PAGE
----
ISA-SP100 wireless standard committee forms 2 work groups
ISA's Wireless Systems for Automation standards committee (ISA-SP100) agreed to form two new standards working groups, SP100.14 and SP100.11.
ISA's Wireless Systems for Automation standards committee (ISA-SP100) agreed to form two new standards working groups, SP100.14 and SP100.11. The SP100.14 working group will define wireless connectivity standards optimized for the performance and cost needs of industrial monitoring, logging, and alerting applications. The SP100.11 work group will define wireless connectivity standards addressing control applications - from closed loop regulatory control through open loop manual control. The groups expect to coordinate their activities.
The ISA-SP100 committee is a collaboration of end-users and technology suppliers working to establish standards, recommended practices, technical reports, and related information that will define procedures for implementing wireless systems in the automation and control environment with a focus on the field level.
Those involved spoke out in support of the efforts.
Committee co-chair Richard Sanders of ExxonMobil says: "The ISA-SP100 standard will allow compliant devices that are relatively low complexity, reasonable cost, and low power consumption to support long battery life where needed. The communication data rates must be sufficient to satisfy the range of needs typically associated with these classes. Compliance with the ISA-SP100 guidance will improve wireless manufacturing and control system deployment as well as identify vulnerabilities. These working groups are an important part of our work to develop this standard."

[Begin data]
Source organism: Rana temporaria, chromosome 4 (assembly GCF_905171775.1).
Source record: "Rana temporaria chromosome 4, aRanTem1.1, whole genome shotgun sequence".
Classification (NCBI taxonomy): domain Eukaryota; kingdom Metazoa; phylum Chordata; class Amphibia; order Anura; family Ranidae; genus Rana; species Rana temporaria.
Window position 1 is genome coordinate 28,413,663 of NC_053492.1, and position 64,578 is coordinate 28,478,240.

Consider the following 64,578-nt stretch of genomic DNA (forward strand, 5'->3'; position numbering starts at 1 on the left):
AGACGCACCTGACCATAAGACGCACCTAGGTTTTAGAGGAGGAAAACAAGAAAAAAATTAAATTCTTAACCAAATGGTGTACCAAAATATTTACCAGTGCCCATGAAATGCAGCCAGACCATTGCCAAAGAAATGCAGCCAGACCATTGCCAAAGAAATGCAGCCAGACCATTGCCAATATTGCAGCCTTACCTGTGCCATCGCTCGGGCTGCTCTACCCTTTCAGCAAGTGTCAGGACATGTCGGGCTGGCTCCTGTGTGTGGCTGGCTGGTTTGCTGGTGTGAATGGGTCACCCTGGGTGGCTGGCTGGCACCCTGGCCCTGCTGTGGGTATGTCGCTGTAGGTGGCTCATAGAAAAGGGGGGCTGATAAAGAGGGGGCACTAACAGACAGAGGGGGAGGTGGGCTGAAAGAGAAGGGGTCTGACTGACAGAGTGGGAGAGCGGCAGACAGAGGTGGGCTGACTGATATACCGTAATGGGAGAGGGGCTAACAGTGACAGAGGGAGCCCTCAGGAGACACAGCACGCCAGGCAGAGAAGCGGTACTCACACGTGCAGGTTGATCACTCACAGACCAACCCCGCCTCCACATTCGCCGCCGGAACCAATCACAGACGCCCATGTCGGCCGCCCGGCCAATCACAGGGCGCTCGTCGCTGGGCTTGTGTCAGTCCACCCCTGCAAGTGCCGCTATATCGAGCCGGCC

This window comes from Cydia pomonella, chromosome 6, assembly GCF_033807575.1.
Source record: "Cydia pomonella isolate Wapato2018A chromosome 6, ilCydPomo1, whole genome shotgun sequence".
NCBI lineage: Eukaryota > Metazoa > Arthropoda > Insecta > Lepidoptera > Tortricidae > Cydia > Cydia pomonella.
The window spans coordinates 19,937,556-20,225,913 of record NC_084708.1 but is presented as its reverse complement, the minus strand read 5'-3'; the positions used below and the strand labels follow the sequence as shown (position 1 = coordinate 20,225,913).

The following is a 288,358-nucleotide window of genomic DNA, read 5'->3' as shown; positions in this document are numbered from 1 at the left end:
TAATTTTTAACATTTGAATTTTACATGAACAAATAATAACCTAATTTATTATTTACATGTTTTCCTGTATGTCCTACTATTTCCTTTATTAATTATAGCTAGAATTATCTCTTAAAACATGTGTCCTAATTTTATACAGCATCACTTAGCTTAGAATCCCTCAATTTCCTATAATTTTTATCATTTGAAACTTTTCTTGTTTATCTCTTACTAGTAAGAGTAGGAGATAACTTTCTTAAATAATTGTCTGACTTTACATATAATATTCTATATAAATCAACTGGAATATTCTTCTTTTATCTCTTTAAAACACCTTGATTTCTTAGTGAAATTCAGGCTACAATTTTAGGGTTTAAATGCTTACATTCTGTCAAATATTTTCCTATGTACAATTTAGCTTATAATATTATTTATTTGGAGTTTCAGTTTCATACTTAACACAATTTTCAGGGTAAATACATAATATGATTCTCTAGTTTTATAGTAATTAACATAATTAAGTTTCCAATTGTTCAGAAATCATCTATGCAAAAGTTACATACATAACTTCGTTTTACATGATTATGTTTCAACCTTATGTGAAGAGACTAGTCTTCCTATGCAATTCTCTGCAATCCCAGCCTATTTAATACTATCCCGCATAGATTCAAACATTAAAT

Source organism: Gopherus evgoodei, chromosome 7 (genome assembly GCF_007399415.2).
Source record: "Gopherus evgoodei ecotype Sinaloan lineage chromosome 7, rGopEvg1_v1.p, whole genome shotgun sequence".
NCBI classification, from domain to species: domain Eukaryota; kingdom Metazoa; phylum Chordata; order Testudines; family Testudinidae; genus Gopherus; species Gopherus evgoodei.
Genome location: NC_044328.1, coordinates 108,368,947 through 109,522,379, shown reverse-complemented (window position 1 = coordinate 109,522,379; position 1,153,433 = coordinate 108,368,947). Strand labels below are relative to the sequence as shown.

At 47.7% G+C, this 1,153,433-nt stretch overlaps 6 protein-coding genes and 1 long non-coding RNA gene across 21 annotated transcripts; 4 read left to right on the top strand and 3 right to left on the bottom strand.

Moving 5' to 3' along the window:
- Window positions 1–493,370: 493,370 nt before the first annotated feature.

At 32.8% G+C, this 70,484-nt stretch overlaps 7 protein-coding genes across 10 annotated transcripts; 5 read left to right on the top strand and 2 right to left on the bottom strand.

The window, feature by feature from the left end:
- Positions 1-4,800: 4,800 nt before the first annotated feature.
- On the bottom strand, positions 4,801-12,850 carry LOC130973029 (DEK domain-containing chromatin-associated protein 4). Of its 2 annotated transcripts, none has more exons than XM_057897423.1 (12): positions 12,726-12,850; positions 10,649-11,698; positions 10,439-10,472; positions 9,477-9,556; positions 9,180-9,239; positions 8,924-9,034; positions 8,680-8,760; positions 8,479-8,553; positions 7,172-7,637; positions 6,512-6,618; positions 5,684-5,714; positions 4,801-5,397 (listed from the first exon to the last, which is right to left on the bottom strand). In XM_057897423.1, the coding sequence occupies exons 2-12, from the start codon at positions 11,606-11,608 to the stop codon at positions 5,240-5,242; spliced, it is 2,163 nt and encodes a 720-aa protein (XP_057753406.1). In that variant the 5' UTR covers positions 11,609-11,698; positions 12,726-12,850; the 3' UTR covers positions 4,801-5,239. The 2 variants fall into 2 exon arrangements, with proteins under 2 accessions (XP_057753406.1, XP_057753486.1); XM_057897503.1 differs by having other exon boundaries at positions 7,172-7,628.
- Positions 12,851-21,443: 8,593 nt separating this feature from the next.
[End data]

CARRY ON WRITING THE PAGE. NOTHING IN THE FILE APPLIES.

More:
SP100.11 Working Group Chair Pat Kinney of Kinney Consulting LLC , says: "Since the industrial environment may include high-power interference sources, the standard will also address the network's robustness. The working groups will address coexistence with other wireless devices anticipated in the industrial work space, such as 802.11x, 802.15x, 802.16x, cell phones, RFID, SP100.14, Wireless-HART, etc."
Committee co-chair Wayne Manges of Oak Ridge National Lab , says: "These working groups also intend to address appropriate levels of inter-operability or inter-working with other technologies and protocols in the industrial work space."
ISA-SP100.14 Working Group Chair Daniel Sexton of General Electric Global Research : "Industrial users need a family of wireless technologies they can trust, suppliers need to know how to build these technologies, and system integrators need to know where and how to apply them; ISA-SP100 will meet the needs of each of these groups."
This summer, the working groups plan to issue a request for proposals on topics including architecture, radio channel model, network coexistence strategy, RF interference strategy, and security. The new working groups also expect to define OSI layer specifications (such as PHY, DLL, etc.), security specifications, and management specification (including network and device configuration) and will also include specifications for wireless workers and wireless first responders, as well as wireless automation networks operating within an automation and control environment. Needs include coexistence, robustness to interference, and interoperability with wired plant infrastructure networks.
Read related coverage from Control Engineering : " Measure More...Without Wires. "
Get involved : The ISA-SP100 committee seeks volunteers to help create the standard; contact Lois Ferson using this link .
—Edited by Mark T. Hoske, Control Engineering editor in chief,